WHAT draws us to people?
What is it we decide to like or dislike about strangers? "I like him" we'll say of a film star, singer or politician whom we've only seen on screen. Or "I can't abide the sight of him". We all know plenty of those.
Of course there are trends. There was a time when Tony Blair could walk on water; hard to imagine now. That was never the case for Peter Mandelson. He was New Labour's answer to Professor Snape – the fixer, the Machiavellian manipulator, the master of the dark arts.
He was the man we all loved to hate. Or should that be you all loved to hate. Me? I had a sneaking fascination for him. I admired his cleverness, his loyalty.
I was in the same room as him once at a crowded charity event. I felt someone looking at me and shifted my gaze to meet the basilisk stare. Then his eyes moved on.
Do I have a weakness for the unloved? I wonder because I have developed another soft spot. This time it's for George Osborne. Stifle those cries of shock and rage. I, too, am horrified by the bedroom tax and fed up with austerity. I, too, have never voted Tory and can't imagine I ever will.
Nonetheless, when I see the jumpy expression on that pasty face just before a speech or an interview, I feel protective. When he stands outside Number 11 Downing Street tomorrow clutching that red dispatch box, I'll spot something of Just William in the youngest Chancellor of the Exchequer since 1886. He holds one of the great offices of state and still walks like a knock-kneed schoolboy.
When I see him interviewed – usually on the Andrew Marr show – he is unfailingly courteous and reasonable and reasoned. He sounds pragmatic, not doctrinaire. I like too the way he can rail at Ed Balls across the dispatch box for political theatre yet speak to him in friendly fashion on Marr's sofa.
I approved of him giggling at The Thick of It when he took a commuter train into London. (What price a politician with a sense of humour?) It was preposterous that he had the wrong ticket but what a fuss over an administrative error.
It was good too that he could laugh when the Paralympic stadium booed him after he turned up to present the prizes for the men's 400 metres. Think how Gordon Brown would have reacted. A portentous dark cloud would have loomed over the proceedings.
Mr Osborne is the man with the most unenviable role in public life today. Even if he succeeds in stoking an economic resurgence his name will probably remain mud. Yet when I hear him speak he seems to me to be saying: "I'd like life to be easier but this, in my judgment, is our best option right now."
Is he right or wrong? My jury is still out. But what would you or I be doing in his shoes? I hear no magic solutions – any solutions in detail – from the Opposition front bench.
Mr Osborne is a posh boy who doesn't know the price of milk – or so Nadine Dorries accused. He is indeed a posh boy but so what? I thought we were supposed to be above castigating people for the bed they're born into. I really don't get the logic of each generation struggling to better the lot of their children if – after you have made it – all your children can expect is hostility.
His family has an old Irish baronetcy but his father started his own wallpaper business and made a success of it. It's true that Mr Osborne knew no hardship when he was young. But in my opinion the luckiest part of his childhood wasn't that his parents were minted, it was that their marriage was happy.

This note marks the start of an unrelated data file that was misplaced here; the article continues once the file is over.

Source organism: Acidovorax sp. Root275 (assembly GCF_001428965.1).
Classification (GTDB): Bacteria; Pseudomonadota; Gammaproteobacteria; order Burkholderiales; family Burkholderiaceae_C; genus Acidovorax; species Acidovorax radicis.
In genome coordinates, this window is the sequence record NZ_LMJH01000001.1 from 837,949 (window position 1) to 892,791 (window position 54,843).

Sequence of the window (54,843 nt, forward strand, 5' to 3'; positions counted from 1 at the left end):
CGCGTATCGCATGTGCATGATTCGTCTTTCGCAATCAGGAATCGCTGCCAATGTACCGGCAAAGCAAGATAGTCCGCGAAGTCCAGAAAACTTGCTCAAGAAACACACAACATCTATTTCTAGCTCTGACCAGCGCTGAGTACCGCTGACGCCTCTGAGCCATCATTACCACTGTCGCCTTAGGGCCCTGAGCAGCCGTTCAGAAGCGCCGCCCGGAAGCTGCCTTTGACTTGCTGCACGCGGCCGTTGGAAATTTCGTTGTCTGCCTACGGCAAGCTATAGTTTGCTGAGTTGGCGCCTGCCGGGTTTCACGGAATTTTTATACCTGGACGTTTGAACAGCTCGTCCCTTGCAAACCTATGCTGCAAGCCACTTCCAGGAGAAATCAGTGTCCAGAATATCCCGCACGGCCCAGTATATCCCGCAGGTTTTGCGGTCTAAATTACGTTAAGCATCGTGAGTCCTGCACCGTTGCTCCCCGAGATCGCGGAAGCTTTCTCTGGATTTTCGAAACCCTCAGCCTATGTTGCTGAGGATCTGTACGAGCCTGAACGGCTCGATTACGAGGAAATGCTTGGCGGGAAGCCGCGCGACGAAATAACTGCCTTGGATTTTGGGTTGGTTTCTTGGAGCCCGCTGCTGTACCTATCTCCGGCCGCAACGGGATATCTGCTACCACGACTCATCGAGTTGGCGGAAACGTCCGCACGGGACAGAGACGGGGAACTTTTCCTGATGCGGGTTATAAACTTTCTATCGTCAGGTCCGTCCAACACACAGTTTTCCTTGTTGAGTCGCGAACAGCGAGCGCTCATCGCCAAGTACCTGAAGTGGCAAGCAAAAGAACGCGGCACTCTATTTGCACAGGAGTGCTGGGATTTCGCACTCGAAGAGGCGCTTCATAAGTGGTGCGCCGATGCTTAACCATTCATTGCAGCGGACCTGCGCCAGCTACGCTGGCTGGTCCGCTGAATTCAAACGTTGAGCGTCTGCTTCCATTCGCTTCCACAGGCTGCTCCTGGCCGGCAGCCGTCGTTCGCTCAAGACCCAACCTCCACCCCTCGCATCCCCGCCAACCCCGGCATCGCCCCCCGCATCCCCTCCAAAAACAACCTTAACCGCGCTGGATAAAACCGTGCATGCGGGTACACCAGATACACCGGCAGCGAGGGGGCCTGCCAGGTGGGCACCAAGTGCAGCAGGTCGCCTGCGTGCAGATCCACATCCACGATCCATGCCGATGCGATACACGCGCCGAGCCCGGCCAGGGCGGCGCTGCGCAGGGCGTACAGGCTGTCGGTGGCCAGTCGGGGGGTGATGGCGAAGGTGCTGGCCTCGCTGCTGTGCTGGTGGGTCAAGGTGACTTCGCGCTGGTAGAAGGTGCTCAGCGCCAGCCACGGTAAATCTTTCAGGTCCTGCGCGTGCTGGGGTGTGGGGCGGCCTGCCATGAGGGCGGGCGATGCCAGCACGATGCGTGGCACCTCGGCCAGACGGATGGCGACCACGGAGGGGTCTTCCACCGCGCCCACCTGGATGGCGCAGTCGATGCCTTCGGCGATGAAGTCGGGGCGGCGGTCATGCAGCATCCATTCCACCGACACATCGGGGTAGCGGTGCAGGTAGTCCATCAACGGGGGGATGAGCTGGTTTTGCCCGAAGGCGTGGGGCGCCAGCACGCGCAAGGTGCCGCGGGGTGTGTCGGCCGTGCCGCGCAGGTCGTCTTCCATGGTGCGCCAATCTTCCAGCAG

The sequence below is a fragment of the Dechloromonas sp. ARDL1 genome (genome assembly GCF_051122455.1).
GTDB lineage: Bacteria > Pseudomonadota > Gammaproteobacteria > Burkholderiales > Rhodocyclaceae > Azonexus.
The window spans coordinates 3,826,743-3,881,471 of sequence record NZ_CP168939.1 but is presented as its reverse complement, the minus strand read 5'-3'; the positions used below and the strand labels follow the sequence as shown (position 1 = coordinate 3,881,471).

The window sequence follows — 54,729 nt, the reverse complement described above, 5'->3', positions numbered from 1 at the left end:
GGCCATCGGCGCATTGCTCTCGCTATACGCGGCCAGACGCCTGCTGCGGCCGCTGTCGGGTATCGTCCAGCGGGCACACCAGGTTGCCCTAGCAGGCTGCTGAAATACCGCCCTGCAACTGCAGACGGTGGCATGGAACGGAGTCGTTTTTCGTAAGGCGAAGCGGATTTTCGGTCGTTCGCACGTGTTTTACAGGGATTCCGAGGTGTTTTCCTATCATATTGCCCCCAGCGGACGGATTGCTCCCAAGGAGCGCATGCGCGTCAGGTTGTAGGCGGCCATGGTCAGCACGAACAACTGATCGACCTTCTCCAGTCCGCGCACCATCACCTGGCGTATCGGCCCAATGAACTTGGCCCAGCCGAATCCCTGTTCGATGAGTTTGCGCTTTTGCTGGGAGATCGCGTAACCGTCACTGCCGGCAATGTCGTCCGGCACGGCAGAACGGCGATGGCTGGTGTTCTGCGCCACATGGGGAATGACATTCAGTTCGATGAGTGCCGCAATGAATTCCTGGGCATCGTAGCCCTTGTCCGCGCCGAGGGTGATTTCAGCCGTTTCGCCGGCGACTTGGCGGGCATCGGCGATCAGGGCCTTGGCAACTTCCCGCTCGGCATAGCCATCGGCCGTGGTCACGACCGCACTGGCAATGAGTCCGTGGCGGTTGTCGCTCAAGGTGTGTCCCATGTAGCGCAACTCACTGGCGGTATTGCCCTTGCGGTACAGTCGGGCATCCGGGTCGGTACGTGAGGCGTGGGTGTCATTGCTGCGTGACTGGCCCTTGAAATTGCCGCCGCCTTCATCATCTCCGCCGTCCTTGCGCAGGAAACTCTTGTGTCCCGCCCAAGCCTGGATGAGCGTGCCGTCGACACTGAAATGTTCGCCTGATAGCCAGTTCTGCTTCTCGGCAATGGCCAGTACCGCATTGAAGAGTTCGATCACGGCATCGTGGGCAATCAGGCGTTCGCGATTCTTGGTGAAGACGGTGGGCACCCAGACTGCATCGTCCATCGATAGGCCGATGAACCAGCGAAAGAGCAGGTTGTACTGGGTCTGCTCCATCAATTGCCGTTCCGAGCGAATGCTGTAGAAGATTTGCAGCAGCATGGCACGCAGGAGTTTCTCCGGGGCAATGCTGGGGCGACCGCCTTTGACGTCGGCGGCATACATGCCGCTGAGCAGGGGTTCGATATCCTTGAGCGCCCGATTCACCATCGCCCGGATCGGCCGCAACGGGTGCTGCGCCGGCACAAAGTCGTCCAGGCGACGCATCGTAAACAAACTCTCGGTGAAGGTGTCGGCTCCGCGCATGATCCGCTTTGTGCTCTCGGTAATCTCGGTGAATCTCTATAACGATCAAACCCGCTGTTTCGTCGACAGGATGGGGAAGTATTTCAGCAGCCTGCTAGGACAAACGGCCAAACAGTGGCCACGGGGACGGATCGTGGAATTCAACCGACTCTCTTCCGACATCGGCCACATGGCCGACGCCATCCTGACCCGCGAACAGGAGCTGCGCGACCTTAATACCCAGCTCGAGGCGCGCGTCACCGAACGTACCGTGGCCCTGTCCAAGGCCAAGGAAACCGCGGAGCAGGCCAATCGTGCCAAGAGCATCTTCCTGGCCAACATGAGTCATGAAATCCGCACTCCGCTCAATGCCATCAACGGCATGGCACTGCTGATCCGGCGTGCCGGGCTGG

He grew up with brothers and grandparents and cousins and a home that was full of life and interest. That was the real privilege; it was a stronger foundation than money but it's a privilege shared by millions from all walks of life. Me included.
Should those of us who have shared that happy fate be vilified for it? Should the beautiful be loathed for their good fortune and the brilliant be hissed at for their fine minds? If the answer is no, why is being born wealthy any different?
His membership of The Bullingdon at Oxford was an error of judgment – even if he was pretty much a non-participant. (His biographer says he joined because it was hard to get in so he set himself the challenge.)
Still, it's a mark against him and, in these austere times, it makes for an uncomfortable juxtaposition: a former member of a privileged club now cutting the welfare of those in need. But if you listen carefully you won't hear that Ed Miliband plans to reinstate much. Our welfare bill has outgrown our pocket. No politician of any persuasion will tell you we can afford it.
So what can we expect from Mr Osborne in this budget?
I read that it will be a dull speech which will implement much of Lord Heseltine's plan for bringing economic development to the regions. It will hopefully bring a measure of hope to some and undoubtedly increased anxiety to many others.
Meantime we must be grateful that we aren't facing a crisis like Cyprus and that our youth unemployment is lower than Spain's and that we don't face the fascist extremism that has taken a grip in parts of Greece. We should remember these comparisons before we complain too loudly or hurl insults about our lost triple-A rating.
And we should be careful what we wish for. People accuse Mr Osborne of lacking political charisma. Well, I remember a politician with charisma and an evangelist's gift of persuasion. Look where that got us: an unnecessary and bloody war in Iraq.
Give me awkward George Osborne any day, the man everyone – except me – loves to hate .
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